One click and you're out: UK makes it an offence to view terrorist propaganda even once


"likely to be useful to a person committing or preparing an act of terrorism"

Generally useful to "a person committing or preparing an act of terrorism"? Could be anything!

Or more specifically around the actual terrorism? A-level chemistry would certainly fall under that category, I bet a number of other subjects too, electronics, mathematics, physics, biology, and those are just the ones that could be considered dangerous at high school level that I can think of off the top of my head. So much for the government wanting to recruit teachers, they apparently want to lock a fair chunk of them up.

Should the super-rich pay 70% tax rate above $10m? Here's Michael Dell's hot take for Davos


Having been rather unfortunately afflicted with a condition that I could not afford to get treated privately, and that at times put my life at imminent risk, I cannot sing the praises of the NHS enough. My condition was not nearly as bad as cancer, and yet I was treated promptly enough once diagnosed, and when my health deteriorated due to the condition to the point that I was in need of emergency treatment it was freely, and immediately, available.

I am not now burdened with a crushing debt, and I did not need to be vastly wealthy to be seen. How is the NHS not a great thing that the UK should be rightly proud of?

The only problem with the NHS, and one that is outside of it's control, is that successive governments have been desperately trying to kill it in favour of a system of health insurance and private medical care more akin to the rather dysfunctional system the US seems to be obsessed with keeping.

Open-source devs: Wget off your bloated festive behinds and patch this user cred-blabbing bug


Re: From where

It's not just command line usage of wget, wget can be used as a library for other programs to fetch files off the internet. If the resource being fetched is behind a login the details needed to authenticate access to that resource need to be passed to the wget processes somehow. That can be done by prepending the domain with "user:pw" in the URL or by including auth tokens in the query string at the end of the URL. Both of these could be considered sensitive data that should probably not be arbitrarily stored on disk unprotected. So any program, or script, that relies on wget could be effected by this bug.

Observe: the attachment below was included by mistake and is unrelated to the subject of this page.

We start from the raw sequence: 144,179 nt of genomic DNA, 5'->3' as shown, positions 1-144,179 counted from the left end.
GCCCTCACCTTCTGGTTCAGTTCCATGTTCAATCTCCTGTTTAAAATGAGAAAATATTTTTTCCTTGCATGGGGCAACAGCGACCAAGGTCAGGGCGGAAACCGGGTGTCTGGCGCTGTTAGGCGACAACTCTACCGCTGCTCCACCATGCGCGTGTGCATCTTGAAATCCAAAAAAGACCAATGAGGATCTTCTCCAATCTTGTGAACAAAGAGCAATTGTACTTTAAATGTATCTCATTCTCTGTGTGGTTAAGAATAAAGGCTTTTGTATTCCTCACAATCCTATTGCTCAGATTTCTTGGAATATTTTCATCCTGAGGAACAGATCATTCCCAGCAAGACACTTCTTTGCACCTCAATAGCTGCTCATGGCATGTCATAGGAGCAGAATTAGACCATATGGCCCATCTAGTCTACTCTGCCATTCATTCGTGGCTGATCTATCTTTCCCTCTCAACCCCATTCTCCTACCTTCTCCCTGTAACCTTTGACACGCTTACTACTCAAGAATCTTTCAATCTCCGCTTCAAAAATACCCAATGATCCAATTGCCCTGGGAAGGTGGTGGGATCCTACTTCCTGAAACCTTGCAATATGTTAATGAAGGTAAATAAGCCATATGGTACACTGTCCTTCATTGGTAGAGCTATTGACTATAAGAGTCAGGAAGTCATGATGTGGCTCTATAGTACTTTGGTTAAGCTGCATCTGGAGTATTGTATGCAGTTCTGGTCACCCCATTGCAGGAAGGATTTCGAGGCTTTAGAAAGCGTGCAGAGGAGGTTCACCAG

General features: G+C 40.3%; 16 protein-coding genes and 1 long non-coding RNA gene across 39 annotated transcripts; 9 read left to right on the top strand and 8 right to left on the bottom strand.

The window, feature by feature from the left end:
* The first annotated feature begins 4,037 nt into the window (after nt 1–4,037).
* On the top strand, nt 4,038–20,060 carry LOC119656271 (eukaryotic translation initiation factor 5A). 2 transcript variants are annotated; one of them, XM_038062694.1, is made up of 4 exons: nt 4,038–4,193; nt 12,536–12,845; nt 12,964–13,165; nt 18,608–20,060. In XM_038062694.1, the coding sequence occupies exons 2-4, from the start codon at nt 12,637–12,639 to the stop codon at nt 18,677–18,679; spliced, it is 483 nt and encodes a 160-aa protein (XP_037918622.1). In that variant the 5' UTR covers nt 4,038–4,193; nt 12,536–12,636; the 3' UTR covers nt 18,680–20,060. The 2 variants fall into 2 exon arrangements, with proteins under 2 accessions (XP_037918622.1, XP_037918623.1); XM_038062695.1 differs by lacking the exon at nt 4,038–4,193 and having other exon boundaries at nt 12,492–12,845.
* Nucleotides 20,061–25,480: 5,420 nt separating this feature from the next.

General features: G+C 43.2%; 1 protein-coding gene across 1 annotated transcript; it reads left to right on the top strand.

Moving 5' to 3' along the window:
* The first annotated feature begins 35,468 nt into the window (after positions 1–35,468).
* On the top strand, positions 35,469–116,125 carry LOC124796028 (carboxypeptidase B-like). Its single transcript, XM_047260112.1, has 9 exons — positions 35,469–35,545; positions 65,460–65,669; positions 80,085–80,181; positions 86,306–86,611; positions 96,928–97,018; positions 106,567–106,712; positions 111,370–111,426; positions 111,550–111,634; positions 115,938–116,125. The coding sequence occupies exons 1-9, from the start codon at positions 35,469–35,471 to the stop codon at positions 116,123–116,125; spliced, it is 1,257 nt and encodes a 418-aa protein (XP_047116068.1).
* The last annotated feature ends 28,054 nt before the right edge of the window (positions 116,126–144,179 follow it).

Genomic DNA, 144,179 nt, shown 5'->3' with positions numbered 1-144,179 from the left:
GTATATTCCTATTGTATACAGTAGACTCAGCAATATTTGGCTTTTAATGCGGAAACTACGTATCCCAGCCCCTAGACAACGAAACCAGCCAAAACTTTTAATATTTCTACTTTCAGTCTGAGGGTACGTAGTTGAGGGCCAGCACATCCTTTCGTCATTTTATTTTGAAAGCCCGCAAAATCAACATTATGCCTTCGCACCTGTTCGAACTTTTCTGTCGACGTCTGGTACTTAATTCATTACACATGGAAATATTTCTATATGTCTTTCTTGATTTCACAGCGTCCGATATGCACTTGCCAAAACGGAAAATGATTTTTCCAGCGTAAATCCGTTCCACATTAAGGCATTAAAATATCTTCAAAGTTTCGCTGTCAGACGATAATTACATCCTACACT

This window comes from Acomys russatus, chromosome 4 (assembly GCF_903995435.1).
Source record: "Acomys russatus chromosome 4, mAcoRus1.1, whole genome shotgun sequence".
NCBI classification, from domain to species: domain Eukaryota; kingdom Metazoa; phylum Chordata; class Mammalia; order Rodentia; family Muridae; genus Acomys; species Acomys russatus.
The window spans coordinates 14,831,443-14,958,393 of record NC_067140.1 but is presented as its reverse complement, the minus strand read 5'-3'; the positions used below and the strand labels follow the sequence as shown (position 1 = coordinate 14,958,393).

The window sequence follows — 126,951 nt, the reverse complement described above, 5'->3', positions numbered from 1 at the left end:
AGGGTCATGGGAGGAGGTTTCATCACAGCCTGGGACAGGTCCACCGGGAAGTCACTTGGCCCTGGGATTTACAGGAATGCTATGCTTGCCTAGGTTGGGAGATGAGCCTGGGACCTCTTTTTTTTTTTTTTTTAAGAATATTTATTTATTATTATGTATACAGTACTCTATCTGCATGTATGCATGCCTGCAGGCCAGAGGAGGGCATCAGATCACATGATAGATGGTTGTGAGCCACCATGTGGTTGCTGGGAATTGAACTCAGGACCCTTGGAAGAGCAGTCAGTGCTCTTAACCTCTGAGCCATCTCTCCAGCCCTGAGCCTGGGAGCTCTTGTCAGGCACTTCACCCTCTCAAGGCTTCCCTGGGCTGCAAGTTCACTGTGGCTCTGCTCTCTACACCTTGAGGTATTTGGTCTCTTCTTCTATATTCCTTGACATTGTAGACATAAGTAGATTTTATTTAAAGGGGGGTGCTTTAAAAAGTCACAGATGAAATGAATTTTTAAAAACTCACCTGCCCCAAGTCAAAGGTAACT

It is worth noting that chromium is also effected by a very similar bug, and that is not an easy program to use on the command line.

It's been a week since engineers approved a new DNS encryption standard and everyone is still yelling


Re: Cat herding

The Web isn't the only use of DNS though. Any service that needs to resolve a hostname to find which IP address to connect too, or what domain a connecting IP belongs too (assuming PTR records are appropriately updated) rely on DNS. The assumption that "The Web" == "The internet" needs to die.

Yes "The Web" is an important service that many people use day in day out, but it is only one of many services that run over the internet.

Take my advice: The only safe ID is a fake ID


Re: Silly first name.

Stuart is an English name, derived from the French name Steuart, which is derived from the Scottish, and correctly spelt, name Stewart.

All because of Mary Queen of Scots.

Tired sysadmin plugged cable into wrong port, unleashed a 'virus'


Odd Network issues

Once worked at a place that had an interesting, and difficult to diagnose, network problem. The network kept going down, and it looked like a routing loop, but would recover on it's own sporadically. Turns out that when you use virtualisation on Windows 10, and team two network interfaces together it helpfully uses spanning tree protocol to prevent routing loops. Unfortunately it uses a very low ID for this, so in this case become to root of the tree, every time the dev plugged his laptop in to the wired network it became the root of the tree, and sent traffic out over the wireless link (that didn't support spanning tree) which was then passed back to the wired network. And when he left his desk for a meeting and unplugged his laptop everything recovered. Took hours of my collegues running around trying to figure out what was going on to get to the bottom of that one (and we all learned the importance of telling your network switches which ports were allowed to use spanning tree protocol, and which switches were authorised to be part of the tree). I dodged a bullet by having that morning off.